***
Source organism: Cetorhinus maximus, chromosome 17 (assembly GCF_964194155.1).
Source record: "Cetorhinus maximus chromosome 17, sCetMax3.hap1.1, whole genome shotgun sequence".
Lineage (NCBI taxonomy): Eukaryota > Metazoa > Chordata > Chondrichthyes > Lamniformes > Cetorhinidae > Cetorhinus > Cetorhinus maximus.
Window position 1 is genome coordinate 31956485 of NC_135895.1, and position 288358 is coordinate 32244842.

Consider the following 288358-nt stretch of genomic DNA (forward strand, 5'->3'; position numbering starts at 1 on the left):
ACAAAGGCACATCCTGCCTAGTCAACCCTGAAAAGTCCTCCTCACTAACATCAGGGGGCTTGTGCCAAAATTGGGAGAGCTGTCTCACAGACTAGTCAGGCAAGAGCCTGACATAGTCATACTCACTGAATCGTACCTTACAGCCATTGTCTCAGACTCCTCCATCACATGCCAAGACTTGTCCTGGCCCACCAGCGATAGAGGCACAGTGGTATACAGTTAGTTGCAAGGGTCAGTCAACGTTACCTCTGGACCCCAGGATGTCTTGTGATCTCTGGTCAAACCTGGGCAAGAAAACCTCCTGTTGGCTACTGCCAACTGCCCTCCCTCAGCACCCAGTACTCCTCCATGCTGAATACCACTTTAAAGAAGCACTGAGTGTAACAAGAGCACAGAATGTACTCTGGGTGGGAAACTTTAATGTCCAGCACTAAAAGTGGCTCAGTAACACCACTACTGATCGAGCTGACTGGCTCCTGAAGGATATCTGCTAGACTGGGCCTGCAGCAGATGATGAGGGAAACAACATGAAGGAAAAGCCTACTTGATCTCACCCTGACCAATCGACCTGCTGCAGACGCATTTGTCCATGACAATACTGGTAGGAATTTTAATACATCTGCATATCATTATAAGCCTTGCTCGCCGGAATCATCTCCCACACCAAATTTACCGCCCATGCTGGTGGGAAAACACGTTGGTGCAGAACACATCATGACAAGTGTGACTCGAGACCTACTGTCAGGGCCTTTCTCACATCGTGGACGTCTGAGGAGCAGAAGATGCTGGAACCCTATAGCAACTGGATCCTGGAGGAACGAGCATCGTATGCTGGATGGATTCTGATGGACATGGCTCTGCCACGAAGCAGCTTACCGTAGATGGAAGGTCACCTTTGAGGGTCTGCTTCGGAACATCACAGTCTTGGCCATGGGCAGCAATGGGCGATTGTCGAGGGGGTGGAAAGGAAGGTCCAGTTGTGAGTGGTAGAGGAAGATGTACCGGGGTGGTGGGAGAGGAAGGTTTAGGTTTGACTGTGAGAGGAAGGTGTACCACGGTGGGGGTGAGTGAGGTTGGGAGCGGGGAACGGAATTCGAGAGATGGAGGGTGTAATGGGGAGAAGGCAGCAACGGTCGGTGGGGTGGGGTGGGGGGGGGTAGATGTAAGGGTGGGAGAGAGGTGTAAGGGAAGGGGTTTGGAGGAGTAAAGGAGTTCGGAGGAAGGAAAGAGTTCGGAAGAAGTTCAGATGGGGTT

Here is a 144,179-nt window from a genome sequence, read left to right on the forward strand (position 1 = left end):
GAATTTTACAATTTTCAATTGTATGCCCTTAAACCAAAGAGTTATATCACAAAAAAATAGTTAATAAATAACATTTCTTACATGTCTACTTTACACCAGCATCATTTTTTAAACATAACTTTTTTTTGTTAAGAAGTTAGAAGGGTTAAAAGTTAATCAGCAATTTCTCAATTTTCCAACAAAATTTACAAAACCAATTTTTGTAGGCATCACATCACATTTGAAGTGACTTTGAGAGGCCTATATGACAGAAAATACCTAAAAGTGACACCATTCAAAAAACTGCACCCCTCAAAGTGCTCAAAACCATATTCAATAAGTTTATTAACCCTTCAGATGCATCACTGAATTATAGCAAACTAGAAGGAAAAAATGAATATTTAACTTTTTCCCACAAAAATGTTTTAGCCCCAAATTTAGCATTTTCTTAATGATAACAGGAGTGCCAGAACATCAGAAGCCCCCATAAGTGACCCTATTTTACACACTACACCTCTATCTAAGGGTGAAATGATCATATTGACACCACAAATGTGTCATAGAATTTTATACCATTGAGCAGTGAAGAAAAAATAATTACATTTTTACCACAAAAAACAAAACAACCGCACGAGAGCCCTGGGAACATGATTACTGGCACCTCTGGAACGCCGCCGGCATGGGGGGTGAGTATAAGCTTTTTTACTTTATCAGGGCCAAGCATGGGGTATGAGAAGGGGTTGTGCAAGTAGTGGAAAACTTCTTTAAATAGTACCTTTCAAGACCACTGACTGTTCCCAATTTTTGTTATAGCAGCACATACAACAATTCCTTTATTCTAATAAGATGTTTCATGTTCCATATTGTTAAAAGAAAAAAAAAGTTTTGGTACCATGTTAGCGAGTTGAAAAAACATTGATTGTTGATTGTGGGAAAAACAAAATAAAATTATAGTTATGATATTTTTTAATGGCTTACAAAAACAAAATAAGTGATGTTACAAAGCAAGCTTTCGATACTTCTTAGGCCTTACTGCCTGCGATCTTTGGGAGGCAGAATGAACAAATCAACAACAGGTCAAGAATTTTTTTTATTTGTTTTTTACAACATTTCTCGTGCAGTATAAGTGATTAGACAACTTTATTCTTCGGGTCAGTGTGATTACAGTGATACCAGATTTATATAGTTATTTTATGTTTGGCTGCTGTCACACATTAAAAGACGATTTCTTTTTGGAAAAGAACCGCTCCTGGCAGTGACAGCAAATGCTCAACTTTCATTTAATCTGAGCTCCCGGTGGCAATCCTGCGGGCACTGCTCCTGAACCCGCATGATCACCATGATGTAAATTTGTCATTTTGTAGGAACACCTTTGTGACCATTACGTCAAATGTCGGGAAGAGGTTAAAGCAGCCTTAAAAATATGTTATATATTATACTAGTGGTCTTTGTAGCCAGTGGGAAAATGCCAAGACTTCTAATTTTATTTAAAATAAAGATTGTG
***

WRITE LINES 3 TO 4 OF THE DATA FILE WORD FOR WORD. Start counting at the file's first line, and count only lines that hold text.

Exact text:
Lineage (NCBI taxonomy): Eukaryota > Metazoa > Chordata > Chondrichthyes > Lamniformes > Cetorhinidae > Cetorhinus > Cetorhinus maximus.
Window position 1 is genome coordinate 31956485 of NC_135895.1, and position 288358 is coordinate 32244842.